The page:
Reader Alexis wants to know if it’s standard practice to pay for your own “background check” in order to be hired for a job. She received an email after responding to a legit-sounding seasonal employment ad on craigslist. In the email, the “Head of Recruitment,” asks for money in order to perform a background check and to “demonstrate that you are serious about this position and that what you have submitted so far is correct.”
I don’t think so.. Did I miss the memo? Is this now common practice?
We’re going to go ahead and say “no.” This is not common practice. It sounds awfully shady to us and according to the Denver Post, it’s illegal to charge a fee for a job in some states.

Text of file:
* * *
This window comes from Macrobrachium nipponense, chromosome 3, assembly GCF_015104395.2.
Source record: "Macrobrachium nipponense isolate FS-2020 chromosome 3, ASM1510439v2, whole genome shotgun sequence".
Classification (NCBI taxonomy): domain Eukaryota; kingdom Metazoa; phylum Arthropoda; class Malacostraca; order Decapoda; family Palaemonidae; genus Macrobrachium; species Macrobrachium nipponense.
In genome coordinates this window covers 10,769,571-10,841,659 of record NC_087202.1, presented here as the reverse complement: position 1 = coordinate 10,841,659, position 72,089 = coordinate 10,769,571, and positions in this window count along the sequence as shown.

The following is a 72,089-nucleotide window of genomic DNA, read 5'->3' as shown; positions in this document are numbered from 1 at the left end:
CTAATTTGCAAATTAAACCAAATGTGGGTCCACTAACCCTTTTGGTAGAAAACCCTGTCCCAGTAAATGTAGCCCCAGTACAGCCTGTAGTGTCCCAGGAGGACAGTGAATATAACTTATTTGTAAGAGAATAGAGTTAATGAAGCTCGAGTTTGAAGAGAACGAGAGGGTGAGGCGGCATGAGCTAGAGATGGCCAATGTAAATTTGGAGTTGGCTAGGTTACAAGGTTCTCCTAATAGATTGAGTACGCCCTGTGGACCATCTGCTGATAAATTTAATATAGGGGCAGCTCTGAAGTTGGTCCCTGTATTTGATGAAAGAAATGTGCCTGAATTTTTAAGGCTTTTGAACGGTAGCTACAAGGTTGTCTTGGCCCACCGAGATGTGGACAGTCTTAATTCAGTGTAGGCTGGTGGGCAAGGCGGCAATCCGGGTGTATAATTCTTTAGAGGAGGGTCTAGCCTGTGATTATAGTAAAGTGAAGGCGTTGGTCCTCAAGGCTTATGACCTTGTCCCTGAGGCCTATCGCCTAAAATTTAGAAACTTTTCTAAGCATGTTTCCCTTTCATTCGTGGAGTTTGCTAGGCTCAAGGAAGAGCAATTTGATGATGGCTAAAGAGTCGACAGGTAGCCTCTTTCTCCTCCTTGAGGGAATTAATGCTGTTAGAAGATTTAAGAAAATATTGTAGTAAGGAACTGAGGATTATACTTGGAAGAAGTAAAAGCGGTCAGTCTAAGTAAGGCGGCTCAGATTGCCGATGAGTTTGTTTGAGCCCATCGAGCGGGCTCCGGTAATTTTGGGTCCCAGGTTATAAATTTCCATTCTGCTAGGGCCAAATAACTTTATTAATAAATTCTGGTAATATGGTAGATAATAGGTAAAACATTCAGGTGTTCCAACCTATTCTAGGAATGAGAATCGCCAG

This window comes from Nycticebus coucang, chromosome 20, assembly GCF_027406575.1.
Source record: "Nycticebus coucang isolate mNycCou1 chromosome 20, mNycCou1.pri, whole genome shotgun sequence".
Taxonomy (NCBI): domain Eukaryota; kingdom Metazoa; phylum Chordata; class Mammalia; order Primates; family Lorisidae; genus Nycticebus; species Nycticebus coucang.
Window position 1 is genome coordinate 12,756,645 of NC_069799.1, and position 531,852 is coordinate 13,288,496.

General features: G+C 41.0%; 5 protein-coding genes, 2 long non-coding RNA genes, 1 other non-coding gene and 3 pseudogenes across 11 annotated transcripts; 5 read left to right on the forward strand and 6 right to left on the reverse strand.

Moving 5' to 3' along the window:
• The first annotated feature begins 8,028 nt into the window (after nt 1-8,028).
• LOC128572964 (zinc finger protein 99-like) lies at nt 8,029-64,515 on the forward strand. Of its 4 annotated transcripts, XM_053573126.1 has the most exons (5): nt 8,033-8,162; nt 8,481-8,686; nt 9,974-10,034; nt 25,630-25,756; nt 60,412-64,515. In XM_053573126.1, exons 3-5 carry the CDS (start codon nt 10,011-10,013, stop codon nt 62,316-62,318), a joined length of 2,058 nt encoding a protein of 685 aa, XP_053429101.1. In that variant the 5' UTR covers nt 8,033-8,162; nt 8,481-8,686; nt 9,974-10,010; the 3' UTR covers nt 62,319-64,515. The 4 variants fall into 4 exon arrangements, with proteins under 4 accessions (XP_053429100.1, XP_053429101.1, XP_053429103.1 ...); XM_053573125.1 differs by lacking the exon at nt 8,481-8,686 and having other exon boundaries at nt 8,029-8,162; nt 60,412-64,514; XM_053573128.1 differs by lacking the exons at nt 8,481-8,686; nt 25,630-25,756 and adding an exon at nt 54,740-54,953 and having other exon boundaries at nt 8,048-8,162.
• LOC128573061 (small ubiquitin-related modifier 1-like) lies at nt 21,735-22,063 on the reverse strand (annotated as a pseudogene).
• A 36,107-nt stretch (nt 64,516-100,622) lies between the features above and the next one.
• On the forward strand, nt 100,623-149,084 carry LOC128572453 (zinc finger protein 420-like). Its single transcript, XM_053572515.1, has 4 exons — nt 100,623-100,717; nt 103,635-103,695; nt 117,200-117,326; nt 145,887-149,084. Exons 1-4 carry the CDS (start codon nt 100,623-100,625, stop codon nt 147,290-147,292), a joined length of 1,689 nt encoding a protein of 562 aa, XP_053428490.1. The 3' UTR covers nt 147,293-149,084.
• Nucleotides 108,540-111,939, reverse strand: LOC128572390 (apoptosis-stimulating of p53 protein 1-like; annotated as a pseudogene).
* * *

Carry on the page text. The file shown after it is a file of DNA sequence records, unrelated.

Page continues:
Here are some popular job search scam warning signs compiled by the attorney general of Tennessee. Watch out for:
*Anyone charging for information about government jobs;
*A guarantee of a job if the consumer purchases study or other materials;
*Career counseling agencies which promise to get you a job;
* Employment agencies requesting you to pay them before they find you a job;
*Agencies touting “hidden” jobs and connections no one else has to those jobs;
*High pressure sales tactics pressuring you to “buy now,” and
*Vague answers to important questions you ask, or no answers at all.
Job search scams can be quite serious and financially devastating. In some cases, they are complicated phishing scams in which your prospective “employer” convinces you to divulge your bank details and other financial information. Others convince you to purchase a license or materials before beginning work — and of course the work never comes.